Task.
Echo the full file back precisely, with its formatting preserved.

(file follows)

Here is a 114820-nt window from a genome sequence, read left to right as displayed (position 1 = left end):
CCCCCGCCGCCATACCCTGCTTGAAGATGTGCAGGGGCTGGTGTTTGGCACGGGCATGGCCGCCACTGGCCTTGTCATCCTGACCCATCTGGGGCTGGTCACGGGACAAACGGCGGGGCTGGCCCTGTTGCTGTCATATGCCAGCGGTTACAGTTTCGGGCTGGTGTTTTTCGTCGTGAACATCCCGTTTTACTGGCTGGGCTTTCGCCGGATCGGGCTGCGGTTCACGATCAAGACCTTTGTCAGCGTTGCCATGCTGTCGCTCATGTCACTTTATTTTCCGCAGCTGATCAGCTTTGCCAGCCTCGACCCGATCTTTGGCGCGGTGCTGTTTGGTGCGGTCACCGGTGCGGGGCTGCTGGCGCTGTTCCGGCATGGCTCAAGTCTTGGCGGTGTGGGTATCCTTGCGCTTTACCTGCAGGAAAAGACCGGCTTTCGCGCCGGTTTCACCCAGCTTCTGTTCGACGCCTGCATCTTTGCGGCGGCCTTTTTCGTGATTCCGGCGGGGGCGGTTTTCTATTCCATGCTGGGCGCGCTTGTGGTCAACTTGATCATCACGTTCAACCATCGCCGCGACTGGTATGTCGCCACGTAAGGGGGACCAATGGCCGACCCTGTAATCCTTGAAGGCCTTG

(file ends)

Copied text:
Here is a 114820-nt window from a genome sequence, read left to right as displayed (position 1 = left end):
CCCCCGCCGCCATACCCTGCTTGAAGATGTGCAGGGGCTGGTGTTTGGCACGGGCATGGCCGCCACTGGCCTTGTCATCCTGACCCATCTGGGGCTGGTCACGGGACAAACGGCGGGGCTGGCCCTGTTGCTGTCATATGCCAGCGGTTACAGTTTCGGGCTGGTGTTTTTCGTCGTGAACATCCCGTTTTACTGGCTGGGCTTTCGCCGGATCGGGCTGCGGTTCACGATCAAGACCTTTGTCAGCGTTGCCATGCTGTCGCTCATGTCACTTTATTTTCCGCAGCTGATCAGCTTTGCCAGCCTCGACCCGATCTTTGGCGCGGTGCTGTTTGGTGCGGTCACCGGTGCGGGGCTGCTGGCGCTGTTCCGGCATGGCTCAAGTCTTGGCGGTGTGGGTATCCTTGCGCTTTACCTGCAGGAAAAGACCGGCTTTCGCGCCGGTTTCACCCAGCTTCTGTTCGACGCCTGCATCTTTGCGGCGGCCTTTTTCGTGATTCCGGCGGGGGCGGTTTTCTATTCCATGCTGGGCGCGCTTGTGGTCAACTTGATCATCACGTTCAACCATCGCCGCGACTGGTATGTCGCCACGTAAGGGGGACCAATGGCCGACCCTGTAATCCTTGAAGGCCTTG